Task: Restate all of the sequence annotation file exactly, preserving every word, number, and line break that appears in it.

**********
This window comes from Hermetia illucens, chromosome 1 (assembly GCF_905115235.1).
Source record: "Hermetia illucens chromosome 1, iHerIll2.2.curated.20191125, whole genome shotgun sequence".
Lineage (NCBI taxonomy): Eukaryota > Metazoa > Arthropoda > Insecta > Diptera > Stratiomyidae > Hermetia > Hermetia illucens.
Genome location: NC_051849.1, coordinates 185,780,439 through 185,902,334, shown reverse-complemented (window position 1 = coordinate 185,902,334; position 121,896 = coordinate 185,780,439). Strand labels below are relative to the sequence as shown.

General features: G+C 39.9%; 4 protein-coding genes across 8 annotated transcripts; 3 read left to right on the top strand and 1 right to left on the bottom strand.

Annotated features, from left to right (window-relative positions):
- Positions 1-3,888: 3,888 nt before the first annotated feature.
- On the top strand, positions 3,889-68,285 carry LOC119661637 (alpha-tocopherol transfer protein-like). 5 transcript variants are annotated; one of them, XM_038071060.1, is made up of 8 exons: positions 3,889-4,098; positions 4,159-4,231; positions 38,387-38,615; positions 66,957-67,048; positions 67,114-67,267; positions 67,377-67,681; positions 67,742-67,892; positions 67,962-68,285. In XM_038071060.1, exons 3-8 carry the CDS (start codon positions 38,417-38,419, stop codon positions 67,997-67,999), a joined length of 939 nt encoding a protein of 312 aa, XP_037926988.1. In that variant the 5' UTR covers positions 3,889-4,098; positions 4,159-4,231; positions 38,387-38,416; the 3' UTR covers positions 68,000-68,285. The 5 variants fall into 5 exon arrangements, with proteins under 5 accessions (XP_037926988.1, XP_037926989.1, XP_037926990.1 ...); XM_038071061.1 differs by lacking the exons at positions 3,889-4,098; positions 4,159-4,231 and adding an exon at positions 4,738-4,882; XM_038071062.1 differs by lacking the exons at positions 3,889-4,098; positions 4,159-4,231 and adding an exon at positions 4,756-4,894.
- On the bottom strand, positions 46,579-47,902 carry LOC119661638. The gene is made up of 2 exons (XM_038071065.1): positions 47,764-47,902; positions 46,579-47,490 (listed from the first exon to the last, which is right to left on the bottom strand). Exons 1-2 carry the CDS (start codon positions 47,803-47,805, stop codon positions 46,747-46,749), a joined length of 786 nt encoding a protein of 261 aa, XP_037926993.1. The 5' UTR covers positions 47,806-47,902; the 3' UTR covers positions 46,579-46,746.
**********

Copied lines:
This window comes from Hermetia illucens, chromosome 1 (assembly GCF_905115235.1).
Source record: "Hermetia illucens chromosome 1, iHerIll2.2.curated.20191125, whole genome shotgun sequence".
Lineage (NCBI taxonomy): Eukaryota > Metazoa > Arthropoda > Insecta > Diptera > Stratiomyidae > Hermetia > Hermetia illucens.
Genome location: NC_051849.1, coordinates 185,780,439 through 185,902,334, shown reverse-complemented (window position 1 = coordinate 185,902,334; position 121,896 = coordinate 185,780,439). Strand labels below are relative to the sequence as shown.

General features: G+C 39.9%; 4 protein-coding genes across 8 annotated transcripts; 3 read left to right on the top strand and 1 right to left on the bottom strand.

Annotated features, from left to right (window-relative positions):
- Positions 1-3,888: 3,888 nt before the first annotated feature.
- On the top strand, positions 3,889-68,285 carry LOC119661637 (alpha-tocopherol transfer protein-like). 5 transcript variants are annotated; one of them, XM_038071060.1, is made up of 8 exons: positions 3,889-4,098; positions 4,159-4,231; positions 38,387-38,615; positions 66,957-67,048; positions 67,114-67,267; positions 67,377-67,681; positions 67,742-67,892; positions 67,962-68,285. In XM_038071060.1, exons 3-8 carry the CDS (start codon positions 38,417-38,419, stop codon positions 67,997-67,999), a joined length of 939 nt encoding a protein of 312 aa, XP_037926988.1. In that variant the 5' UTR covers positions 3,889-4,098; positions 4,159-4,231; positions 38,387-38,416; the 3' UTR covers positions 68,000-68,285. The 5 variants fall into 5 exon arrangements, with proteins under 5 accessions (XP_037926988.1, XP_037926989.1, XP_037926990.1 ...); XM_038071061.1 differs by lacking the exons at positions 3,889-4,098; positions 4,159-4,231 and adding an exon at positions 4,738-4,882; XM_038071062.1 differs by lacking the exons at positions 3,889-4,098; positions 4,159-4,231 and adding an exon at positions 4,756-4,894.
- On the bottom strand, positions 46,579-47,902 carry LOC119661638. The gene is made up of 2 exons (XM_038071065.1): positions 47,764-47,902; positions 46,579-47,490 (listed from the first exon to the last, which is right to left on the bottom strand). Exons 1-2 carry the CDS (start codon positions 47,803-47,805, stop codon positions 46,747-46,749), a joined length of 786 nt encoding a protein of 261 aa, XP_037926993.1. The 5' UTR covers positions 47,806-47,902; the 3' UTR covers positions 46,579-46,746.